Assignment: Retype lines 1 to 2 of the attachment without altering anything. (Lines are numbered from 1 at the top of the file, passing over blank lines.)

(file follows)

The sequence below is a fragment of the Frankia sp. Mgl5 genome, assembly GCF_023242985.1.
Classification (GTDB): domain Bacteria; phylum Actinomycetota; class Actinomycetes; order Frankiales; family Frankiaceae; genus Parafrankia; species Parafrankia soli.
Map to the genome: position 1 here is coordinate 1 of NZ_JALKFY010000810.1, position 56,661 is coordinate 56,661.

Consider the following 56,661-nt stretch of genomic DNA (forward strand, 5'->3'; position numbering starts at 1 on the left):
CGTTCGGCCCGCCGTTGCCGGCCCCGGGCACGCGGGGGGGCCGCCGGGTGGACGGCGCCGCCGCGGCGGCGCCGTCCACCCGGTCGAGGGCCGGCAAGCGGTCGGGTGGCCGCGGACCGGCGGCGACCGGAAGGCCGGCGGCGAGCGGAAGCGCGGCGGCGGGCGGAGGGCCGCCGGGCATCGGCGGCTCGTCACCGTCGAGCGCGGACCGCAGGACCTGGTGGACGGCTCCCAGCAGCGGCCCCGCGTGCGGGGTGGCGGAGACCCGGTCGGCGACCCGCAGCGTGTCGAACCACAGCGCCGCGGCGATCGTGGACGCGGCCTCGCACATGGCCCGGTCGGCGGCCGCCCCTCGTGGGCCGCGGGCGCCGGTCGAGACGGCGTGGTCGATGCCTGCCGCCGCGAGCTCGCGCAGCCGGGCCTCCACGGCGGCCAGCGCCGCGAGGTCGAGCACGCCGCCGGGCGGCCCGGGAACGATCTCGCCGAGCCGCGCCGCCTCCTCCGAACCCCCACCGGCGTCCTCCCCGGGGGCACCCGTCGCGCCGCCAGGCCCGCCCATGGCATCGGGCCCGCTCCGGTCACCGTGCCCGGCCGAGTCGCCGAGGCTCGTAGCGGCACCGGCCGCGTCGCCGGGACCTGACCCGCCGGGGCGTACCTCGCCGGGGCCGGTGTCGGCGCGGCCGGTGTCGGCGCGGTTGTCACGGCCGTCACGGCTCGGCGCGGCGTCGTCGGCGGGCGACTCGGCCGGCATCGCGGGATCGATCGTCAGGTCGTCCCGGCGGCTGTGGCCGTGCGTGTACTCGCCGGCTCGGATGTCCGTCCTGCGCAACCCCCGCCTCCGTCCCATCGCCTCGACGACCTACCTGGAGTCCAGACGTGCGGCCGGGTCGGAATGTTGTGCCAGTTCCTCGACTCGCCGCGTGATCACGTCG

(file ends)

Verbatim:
The sequence below is a fragment of the Frankia sp. Mgl5 genome, assembly GCF_023242985.1.
Classification (GTDB): domain Bacteria; phylum Actinomycetota; class Actinomycetes; order Frankiales; family Frankiaceae; genus Parafrankia; species Parafrankia soli.